5. The other point on which the Tribunal rested its decision was set out as follows:.This is not a case where the Income-tax Officer was already in possession of facts but by dint of forgetfulness or oversight, had failed to assess a certain source. As already observed, the circumstances were extraordinary and peculiar. Until the war was over, the Income-tax Officer had no information as to whether the business was running and whether any income had been earned at all abroad. The termination of the war and the information about the existence of the foreign business, inter alia, constituted 'definite information' which would justify the taking of Section 34 proceedings.
6. The main contention of the learned Counsel for the assessee was that it was a case of piecemeal assessment which was clearly outside the scope of Section 34. The Income-tax Officer certainly deferred the assessment of the income from the foreign business. No doubt it was laid down in Manavedan Tirumalpad v. Commissioner of Income-tax : 28ITR615(Mad) .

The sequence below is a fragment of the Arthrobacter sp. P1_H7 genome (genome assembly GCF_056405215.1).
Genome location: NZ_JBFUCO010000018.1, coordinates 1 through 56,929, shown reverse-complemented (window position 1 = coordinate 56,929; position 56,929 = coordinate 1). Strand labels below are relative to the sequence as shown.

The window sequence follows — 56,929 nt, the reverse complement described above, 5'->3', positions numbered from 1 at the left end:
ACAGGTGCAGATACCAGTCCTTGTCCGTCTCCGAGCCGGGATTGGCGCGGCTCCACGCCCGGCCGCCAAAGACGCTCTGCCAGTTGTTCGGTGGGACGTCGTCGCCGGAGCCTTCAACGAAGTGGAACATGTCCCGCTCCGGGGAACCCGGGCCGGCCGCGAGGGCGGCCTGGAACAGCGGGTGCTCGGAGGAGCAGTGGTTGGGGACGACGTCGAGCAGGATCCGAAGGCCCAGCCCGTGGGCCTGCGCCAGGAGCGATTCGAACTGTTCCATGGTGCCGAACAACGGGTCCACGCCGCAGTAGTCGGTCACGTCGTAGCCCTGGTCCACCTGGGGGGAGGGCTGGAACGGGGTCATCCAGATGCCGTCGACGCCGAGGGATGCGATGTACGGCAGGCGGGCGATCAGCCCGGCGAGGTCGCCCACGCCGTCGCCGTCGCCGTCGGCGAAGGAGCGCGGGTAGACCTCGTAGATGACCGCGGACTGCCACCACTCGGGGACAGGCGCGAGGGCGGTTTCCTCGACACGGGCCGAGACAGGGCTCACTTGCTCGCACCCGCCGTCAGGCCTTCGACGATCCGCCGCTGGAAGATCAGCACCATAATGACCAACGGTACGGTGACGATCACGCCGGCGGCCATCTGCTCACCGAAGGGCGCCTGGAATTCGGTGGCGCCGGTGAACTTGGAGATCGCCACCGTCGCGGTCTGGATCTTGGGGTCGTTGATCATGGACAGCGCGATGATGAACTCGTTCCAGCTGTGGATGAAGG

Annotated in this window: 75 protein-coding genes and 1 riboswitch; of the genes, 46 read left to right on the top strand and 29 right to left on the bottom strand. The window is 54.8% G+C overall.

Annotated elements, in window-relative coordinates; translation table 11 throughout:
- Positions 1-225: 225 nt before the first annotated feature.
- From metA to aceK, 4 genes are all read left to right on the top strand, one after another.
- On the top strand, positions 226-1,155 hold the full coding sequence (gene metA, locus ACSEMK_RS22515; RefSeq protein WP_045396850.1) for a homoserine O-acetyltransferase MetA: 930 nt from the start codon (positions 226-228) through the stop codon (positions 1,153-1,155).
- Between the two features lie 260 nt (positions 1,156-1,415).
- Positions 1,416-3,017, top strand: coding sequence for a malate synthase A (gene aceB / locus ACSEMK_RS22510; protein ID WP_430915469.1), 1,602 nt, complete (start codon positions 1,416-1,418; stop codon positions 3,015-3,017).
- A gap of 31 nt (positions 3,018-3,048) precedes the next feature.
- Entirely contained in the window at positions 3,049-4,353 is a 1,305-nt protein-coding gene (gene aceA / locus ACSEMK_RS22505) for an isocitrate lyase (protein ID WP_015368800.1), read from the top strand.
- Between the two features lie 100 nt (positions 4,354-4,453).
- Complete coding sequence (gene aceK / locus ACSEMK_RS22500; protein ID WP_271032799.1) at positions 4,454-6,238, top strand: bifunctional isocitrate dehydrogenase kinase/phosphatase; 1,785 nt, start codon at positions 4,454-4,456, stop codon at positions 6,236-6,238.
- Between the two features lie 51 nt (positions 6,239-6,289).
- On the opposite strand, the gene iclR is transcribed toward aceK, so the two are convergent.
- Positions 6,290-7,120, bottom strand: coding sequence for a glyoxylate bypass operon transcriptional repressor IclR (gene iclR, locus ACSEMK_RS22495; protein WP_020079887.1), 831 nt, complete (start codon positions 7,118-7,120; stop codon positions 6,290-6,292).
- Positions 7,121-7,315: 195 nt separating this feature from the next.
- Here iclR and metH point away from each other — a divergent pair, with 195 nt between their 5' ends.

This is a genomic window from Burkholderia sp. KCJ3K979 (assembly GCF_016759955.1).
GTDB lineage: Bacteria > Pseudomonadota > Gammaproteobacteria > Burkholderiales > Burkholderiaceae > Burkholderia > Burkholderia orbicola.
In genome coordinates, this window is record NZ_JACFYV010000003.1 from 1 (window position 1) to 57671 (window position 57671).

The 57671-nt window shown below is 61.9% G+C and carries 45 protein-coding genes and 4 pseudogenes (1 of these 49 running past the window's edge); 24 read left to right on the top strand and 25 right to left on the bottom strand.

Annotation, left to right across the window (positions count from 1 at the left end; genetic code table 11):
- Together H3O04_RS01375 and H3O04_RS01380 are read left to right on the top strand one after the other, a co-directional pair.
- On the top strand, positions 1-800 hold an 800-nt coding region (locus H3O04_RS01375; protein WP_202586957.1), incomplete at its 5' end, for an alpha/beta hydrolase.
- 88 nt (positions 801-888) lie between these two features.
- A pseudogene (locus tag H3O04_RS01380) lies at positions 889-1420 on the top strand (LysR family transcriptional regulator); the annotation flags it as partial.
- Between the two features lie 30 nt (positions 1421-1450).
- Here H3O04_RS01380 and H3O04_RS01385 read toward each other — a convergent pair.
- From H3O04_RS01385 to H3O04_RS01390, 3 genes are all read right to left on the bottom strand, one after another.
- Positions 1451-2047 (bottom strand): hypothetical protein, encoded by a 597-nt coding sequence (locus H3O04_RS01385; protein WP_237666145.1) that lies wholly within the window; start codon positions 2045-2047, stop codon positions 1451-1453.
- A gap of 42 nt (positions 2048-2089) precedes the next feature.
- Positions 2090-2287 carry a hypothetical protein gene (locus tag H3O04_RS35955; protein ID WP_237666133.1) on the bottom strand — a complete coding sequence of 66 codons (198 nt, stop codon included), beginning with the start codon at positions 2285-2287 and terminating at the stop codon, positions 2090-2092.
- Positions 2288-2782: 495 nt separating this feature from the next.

Deferred assessment is not discovery of escaped assessment. Section 34 could not have been called in aid to complete an assessment deliberately deferred.
7. The principle laid down in Razal Dhala v. Commissioner of Income-tax : 12ITR341(Patna) , Chuni Lal Nayyar v. Commissioner of Income-tax , and Debi Prasad Malviya v. Commissioner of Income-tax : 22ITR539(All) , was followed. The question, however, is whether that principle governs the facts established in this case.
8. In all those cases the existence of a source of income, the income from which was not taken into account in the original assessment proceedings, was known to the assessing authority. That that source yielded an income which was liable to assessment was also known. Only the quantification of that income and the quantification of the tax had to be done. They were deferred to suit apparently the administrative convenience of the assessing authority. It was under these circumstances that the Courts held that for such a deferred assessment the Departmental authorities could not invoke Section 34 of the Act.